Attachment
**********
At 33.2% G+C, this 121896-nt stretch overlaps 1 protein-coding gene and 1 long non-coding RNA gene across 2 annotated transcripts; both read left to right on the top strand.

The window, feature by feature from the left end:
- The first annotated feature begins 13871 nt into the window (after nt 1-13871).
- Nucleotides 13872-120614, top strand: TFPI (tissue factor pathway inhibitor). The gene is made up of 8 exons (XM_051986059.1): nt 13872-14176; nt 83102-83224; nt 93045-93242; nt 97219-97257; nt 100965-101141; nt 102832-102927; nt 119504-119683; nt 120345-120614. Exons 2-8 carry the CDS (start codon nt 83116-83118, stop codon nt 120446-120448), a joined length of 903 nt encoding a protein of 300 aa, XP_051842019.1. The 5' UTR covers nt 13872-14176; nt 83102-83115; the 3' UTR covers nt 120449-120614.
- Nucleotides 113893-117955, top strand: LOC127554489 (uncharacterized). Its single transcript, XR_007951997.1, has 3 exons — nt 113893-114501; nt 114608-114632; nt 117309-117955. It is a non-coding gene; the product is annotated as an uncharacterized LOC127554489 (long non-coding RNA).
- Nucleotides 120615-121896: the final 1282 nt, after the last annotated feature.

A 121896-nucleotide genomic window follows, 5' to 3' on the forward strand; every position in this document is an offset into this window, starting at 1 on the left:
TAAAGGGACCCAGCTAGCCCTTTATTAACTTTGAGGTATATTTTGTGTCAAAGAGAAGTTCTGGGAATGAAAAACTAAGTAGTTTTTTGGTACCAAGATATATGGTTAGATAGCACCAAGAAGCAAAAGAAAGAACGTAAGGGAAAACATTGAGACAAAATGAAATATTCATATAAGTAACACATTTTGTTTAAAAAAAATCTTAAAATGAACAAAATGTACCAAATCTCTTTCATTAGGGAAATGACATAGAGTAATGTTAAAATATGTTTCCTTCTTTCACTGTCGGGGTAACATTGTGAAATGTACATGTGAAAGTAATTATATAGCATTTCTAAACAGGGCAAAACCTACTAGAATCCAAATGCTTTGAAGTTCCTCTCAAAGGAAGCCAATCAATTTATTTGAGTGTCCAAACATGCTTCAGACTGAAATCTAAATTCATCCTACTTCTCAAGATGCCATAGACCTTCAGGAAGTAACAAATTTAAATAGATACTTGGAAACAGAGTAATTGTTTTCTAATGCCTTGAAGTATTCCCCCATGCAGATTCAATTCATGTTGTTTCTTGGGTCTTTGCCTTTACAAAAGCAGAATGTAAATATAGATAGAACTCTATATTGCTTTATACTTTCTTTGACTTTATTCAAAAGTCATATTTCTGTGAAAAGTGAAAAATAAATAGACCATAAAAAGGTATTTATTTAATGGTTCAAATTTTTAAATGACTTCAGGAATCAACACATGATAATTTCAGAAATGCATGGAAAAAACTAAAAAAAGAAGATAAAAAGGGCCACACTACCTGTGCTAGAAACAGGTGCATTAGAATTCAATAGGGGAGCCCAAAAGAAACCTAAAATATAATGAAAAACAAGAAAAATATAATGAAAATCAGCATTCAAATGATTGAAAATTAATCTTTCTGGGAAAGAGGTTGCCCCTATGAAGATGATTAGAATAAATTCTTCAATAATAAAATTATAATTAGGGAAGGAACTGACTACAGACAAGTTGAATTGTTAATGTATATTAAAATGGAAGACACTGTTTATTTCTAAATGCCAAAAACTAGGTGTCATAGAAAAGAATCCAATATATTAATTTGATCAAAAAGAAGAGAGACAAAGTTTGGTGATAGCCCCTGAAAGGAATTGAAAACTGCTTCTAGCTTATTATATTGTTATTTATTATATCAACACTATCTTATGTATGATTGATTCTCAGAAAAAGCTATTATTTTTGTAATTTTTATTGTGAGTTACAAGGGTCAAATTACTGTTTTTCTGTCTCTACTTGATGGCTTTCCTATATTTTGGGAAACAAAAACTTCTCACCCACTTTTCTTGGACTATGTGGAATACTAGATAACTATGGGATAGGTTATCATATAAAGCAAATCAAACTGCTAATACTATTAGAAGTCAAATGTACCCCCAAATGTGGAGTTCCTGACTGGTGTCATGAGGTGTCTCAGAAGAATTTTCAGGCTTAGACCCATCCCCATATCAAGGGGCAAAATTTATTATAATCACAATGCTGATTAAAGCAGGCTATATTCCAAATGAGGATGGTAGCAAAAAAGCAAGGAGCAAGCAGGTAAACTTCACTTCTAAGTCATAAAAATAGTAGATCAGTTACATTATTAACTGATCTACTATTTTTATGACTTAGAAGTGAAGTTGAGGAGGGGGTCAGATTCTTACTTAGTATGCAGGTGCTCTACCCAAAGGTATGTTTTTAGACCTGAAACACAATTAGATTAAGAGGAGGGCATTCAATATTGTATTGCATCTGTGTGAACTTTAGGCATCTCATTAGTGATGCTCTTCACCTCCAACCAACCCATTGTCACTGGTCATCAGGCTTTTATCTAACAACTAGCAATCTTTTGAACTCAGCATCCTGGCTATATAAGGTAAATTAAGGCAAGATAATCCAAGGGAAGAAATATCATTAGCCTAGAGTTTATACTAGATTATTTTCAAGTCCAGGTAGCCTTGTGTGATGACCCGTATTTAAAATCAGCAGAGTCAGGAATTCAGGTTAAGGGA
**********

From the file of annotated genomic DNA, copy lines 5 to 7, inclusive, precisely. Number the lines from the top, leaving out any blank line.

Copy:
- Nucleotides 113893-117955, top strand: LOC127554489 (uncharacterized). Its single transcript, XR_007951997.1, has 3 exons — nt 113893-114501; nt 114608-114632; nt 117309-117955. It is a non-coding gene; the product is annotated as an uncharacterized LOC127554489 (long non-coding RNA).
- Nucleotides 120615-121896: the final 1282 nt, after the last annotated feature.

A 121896-nucleotide genomic window follows, 5' to 3' on the forward strand; every position in this document is an offset into this window, starting at 1 on the left: